Just in case you haven’t heard yet, Yandex, a Russian search engine (the 4th biggest in the world) had some of it’s proprietary source code leaked. A large proportion of that code was 17,854 ranking factors which Yandex either uses now or used in the past to figure out how to rank different pages. This number was initially reported at 1922 but was later revised after deeper explorations of the code.
I’m sure I don’t have to explain why this is being described as the biggest event in SEO in years – it’s the closest we’re going to get to understanding how search engines rank our content. You may be thinking that it’s not worth the bother because Yandex is a tiny search engine compared to Google but here’s why there’s so much buzz – Yandex was started as a simplified Google clone, it has it’s own version of RankBrain called MatrixNet, it uses PageRank and a lot of ex-Google employee’s work at Yandex – it’s not far-fetched that they may have brought some ideas over from Google and implemented it at Yandex.
What Was Revealed In The Leak?
Special thanks to Alex Buraks for his Twitter threads that helped break down the ranking factors into the most relevant ones (Note – a lot of these are marked as unused or deprecated but they’re still a good indication of the sort of signals that search engines may consider). For SEOs focusing their efforts on Google, these are the key takeaways regarding page ranking factors:
- Document age – The older the better albeit if updated regularly.
- Last update date – recently updated pages are better.
- User behaviour – High CTR, low bounce rate and other good signals will boost rankings.
- The traffic that your site receives – The more traffic your site receives the better. The % of which is organic traffic is also considered.
- Average domain positions across all queries – The higher your average position, the better.
- Numbers inside the URL – This has a negative effect on rankings, especially if the numbers are an old date.
- The number of slashes in the URL – The less slashes you have in your URL, the better.
- Crawl depth – the closer your page is to your main page, the more important it is in the search engine’s eyes.
- The amount of errors you have – the less errors, the better so do regular site audits.
- Backlinks from main pages – these are a higher ranking factor than backlinks from internal pages.
- Traffic from Wikipedia – search engines seem to priortise sites like Wikipedia so receiving backlinks from them helps ranking more than a normal backlink.
- Is your URL the last for a user’s session? If so, it shows that the user found what they needed and is a positive ranking factor.
- Amount of users who bookmarked your URL – The more bookmarks the better.
- Keywords in URL – Rather obvious one but make sure to include the exact keyword in your URL. If it’s a long-tail keyword, try to use a maximum of 3 or 4 words as the slug.
- Broken embed videos – these are a negative ranking factor, try to fix them as soon as possible.
What Does This Teach Us About SEO Best Practices?
A lot of the above findings are common SEO best practices but there are a few that may cause a raised eyebrow or two, even from the most experienced SEOs. Here’s a list of the best practices that you should be following according to the Yandex ranking factors:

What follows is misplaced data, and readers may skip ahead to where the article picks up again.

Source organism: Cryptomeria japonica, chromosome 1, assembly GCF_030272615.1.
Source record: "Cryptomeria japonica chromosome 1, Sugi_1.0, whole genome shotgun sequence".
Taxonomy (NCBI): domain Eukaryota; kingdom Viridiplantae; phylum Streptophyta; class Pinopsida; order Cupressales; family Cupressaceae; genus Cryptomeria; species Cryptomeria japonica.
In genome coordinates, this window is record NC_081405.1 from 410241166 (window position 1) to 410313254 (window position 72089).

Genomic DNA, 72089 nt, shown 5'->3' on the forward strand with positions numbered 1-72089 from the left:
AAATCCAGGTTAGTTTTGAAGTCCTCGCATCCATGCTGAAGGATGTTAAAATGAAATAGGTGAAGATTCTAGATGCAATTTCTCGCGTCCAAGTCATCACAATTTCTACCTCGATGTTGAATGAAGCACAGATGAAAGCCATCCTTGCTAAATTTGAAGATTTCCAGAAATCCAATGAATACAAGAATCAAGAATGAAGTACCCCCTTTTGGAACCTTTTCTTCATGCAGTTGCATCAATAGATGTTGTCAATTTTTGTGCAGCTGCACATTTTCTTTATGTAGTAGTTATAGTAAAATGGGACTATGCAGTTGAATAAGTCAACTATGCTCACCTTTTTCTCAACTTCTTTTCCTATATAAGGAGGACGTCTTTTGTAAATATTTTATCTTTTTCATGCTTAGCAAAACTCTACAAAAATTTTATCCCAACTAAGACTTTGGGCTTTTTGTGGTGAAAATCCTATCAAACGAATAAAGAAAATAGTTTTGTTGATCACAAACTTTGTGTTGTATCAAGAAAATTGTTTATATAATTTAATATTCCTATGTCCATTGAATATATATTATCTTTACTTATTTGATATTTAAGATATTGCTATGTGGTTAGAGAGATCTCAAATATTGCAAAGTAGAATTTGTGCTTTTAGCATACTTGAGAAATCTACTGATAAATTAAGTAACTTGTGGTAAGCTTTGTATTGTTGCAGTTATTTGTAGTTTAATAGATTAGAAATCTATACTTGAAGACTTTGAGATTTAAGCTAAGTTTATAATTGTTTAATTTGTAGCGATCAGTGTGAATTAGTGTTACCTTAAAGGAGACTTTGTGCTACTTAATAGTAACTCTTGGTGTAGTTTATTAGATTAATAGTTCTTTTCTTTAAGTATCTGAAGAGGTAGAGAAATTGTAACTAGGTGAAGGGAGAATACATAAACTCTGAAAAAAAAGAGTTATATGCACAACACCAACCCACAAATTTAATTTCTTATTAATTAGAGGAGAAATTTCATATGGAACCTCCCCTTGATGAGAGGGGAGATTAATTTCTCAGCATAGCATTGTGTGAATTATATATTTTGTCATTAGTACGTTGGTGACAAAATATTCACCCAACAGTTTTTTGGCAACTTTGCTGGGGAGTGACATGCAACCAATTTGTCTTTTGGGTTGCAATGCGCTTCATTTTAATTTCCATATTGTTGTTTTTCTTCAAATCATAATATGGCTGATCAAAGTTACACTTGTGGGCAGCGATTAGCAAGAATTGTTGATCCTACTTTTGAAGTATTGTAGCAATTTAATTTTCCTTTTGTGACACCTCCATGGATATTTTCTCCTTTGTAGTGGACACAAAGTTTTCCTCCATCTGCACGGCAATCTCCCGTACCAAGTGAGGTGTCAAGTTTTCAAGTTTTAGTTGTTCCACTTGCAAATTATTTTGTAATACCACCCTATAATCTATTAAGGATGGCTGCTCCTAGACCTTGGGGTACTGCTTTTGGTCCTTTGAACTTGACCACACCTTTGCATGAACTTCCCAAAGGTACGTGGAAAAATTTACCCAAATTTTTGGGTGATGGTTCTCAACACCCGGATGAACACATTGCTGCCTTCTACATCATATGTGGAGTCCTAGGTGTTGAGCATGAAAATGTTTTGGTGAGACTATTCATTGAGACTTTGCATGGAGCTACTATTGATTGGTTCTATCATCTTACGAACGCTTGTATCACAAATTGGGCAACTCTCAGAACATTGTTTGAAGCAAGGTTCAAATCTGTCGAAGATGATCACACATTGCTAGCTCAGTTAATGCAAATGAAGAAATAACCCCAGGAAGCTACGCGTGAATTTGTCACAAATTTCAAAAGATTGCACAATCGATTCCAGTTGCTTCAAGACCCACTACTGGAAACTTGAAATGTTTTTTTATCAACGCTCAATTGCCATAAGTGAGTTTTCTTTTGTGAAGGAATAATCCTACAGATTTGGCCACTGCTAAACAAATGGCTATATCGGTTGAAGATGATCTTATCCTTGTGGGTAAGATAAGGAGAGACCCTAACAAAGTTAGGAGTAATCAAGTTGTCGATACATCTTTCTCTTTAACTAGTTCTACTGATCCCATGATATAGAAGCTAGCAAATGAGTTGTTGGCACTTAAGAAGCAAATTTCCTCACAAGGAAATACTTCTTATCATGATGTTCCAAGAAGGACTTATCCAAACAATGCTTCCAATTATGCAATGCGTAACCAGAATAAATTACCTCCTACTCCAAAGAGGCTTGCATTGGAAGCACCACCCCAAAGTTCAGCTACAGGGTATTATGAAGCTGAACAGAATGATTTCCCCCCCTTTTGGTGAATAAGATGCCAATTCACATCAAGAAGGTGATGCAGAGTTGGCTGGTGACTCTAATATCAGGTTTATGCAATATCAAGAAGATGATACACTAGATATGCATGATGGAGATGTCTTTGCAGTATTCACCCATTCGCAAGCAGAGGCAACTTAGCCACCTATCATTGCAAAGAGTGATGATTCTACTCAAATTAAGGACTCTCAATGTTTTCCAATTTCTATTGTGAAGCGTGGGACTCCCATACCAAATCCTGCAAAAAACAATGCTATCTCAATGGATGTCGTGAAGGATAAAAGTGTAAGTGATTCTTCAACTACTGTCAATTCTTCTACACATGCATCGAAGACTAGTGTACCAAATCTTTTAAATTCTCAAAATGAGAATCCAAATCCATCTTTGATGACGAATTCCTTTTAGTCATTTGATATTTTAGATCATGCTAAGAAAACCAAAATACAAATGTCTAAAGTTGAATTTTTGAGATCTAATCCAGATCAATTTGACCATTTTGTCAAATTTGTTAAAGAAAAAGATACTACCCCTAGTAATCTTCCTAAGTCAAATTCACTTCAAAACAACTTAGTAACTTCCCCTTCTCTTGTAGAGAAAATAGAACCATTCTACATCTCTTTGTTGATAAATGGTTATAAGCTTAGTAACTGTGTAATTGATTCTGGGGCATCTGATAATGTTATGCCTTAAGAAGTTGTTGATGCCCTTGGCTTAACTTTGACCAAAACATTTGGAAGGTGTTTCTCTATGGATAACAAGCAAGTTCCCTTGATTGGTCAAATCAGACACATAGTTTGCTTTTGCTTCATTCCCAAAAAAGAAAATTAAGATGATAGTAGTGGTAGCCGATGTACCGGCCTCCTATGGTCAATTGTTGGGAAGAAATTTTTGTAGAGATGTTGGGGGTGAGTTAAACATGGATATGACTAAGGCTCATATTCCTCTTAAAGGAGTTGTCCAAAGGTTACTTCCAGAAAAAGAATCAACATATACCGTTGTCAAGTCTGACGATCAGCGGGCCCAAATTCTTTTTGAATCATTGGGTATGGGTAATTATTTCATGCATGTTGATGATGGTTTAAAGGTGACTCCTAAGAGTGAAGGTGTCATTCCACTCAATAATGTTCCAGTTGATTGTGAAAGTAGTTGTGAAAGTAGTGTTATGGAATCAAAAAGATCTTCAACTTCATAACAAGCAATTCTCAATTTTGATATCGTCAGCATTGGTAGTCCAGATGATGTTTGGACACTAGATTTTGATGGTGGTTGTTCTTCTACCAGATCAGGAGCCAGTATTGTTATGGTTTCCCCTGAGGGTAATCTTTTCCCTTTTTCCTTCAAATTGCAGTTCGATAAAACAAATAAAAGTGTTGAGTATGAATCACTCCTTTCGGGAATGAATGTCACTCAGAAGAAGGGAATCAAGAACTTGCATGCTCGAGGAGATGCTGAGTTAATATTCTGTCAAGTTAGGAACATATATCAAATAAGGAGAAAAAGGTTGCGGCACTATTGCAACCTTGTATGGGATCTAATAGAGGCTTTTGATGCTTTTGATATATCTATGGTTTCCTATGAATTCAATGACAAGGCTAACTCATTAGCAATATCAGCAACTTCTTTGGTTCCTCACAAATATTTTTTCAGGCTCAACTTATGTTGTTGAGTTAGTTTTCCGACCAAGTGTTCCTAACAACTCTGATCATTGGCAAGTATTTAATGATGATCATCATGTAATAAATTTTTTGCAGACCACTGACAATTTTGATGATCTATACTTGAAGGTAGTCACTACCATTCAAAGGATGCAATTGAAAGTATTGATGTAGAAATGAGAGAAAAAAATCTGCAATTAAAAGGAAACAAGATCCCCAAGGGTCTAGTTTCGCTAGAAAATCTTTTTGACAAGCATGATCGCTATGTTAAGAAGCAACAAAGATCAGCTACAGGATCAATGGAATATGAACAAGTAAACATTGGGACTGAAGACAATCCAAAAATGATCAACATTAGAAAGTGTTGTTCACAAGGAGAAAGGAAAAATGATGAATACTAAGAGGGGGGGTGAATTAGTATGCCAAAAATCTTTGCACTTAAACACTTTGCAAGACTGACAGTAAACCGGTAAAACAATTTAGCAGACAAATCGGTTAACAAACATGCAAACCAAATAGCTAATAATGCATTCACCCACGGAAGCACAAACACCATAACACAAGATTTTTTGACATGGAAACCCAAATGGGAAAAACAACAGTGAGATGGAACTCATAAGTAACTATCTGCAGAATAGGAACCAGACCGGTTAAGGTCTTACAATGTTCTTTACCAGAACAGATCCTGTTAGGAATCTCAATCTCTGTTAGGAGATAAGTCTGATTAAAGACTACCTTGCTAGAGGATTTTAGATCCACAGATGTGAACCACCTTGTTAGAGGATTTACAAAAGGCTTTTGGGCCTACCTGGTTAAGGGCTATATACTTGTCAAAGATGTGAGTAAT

Update the content regularly
It’s well known that Google prefers fresh content; even better if it’s a page that was published a long time ago but is updated on a regular basis. That would tick off two ranking factors, the age of the URL and the last update date.
But how often should you update your content? It depends but according to individual studies, you should update your content every 4 to 9 months. When updating it, be sure to actually provide more value by correcting errors, adding in supporting data, adding more content or reorganising the layout – do not just rephrase what was already written, you won’t fool Google.
How much should you change? Your aim should be to change at least 10% of the content.
Don’t neglect underperforming pages
SEOs have always been taught to double down on what’s working but we far too often fall into the trap of completely neglecting what isn’t working. If Google does consider the average domain position across all queries as a ranking factor, neglecting poorly performing pages is a fatal mistake and likely why you can’t get your top performers to budge. Either delete the poor performers or revamp them.
Limit number of slashes in URL
This one’s a bit controversial because, at least from what was in the Yandex source code, the less slashes you have in your URL the better, but we’ve always been taught that setting up good navigation through URL and breadcrumbs is key. This however, results in a fair few slashes in the URL. As you can see, this one’s a bit of a toss up.
Personally, I stick to the age old adage – do what’s best for the user. Following this advice, I would definitely continue using parental pages but would consider whether there are any unnecessary steps in the chain.
The following is an example of a URL that needs some optimisation:
This could be shortened down to:
As stated earlier on, the vast majority of the ranking factors in the leaked Yandex source code were never used or were deprecated, but they still give us a good indication of the sort of things that are considered by search engines when ranking pages. These points should give you a reason to re-evaluate your stance on SEO best practices and how you implement your SEO strategy – these findings have definitely led to some changes in mine.